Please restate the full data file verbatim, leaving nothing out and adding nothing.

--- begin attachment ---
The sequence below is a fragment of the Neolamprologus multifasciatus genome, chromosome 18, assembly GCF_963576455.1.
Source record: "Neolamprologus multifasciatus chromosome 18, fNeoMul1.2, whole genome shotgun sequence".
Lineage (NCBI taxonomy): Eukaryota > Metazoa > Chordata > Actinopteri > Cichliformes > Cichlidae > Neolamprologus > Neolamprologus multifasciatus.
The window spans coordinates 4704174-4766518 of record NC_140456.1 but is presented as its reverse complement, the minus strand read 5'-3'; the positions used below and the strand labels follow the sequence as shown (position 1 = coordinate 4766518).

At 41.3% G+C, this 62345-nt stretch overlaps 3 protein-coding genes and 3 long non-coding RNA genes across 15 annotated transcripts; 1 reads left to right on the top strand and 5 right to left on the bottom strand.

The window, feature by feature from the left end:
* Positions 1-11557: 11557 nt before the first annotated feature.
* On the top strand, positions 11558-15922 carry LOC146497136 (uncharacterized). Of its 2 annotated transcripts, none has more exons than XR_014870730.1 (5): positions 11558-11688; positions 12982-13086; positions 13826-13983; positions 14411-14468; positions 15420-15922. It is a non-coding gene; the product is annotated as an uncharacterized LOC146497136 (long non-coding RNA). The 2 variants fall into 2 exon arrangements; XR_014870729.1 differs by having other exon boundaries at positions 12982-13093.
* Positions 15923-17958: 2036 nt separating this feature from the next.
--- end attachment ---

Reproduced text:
The sequence below is a fragment of the Neolamprologus multifasciatus genome, chromosome 18, assembly GCF_963576455.1.
Source record: "Neolamprologus multifasciatus chromosome 18, fNeoMul1.2, whole genome shotgun sequence".
Lineage (NCBI taxonomy): Eukaryota > Metazoa > Chordata > Actinopteri > Cichliformes > Cichlidae > Neolamprologus > Neolamprologus multifasciatus.
The window spans coordinates 4704174-4766518 of record NC_140456.1 but is presented as its reverse complement, the minus strand read 5'-3'; the positions used below and the strand labels follow the sequence as shown (position 1 = coordinate 4766518).

At 41.3% G+C, this 62345-nt stretch overlaps 3 protein-coding genes and 3 long non-coding RNA genes across 15 annotated transcripts; 1 reads left to right on the top strand and 5 right to left on the bottom strand.

The window, feature by feature from the left end:
* Positions 1-11557: 11557 nt before the first annotated feature.
* On the top strand, positions 11558-15922 carry LOC146497136 (uncharacterized). Of its 2 annotated transcripts, none has more exons than XR_014870730.1 (5): positions 11558-11688; positions 12982-13086; positions 13826-13983; positions 14411-14468; positions 15420-15922. It is a non-coding gene; the product is annotated as an uncharacterized LOC146497136 (long non-coding RNA). The 2 variants fall into 2 exon arrangements; XR_014870729.1 differs by having other exon boundaries at positions 12982-13093.
* Positions 15923-17958: 2036 nt separating this feature from the next.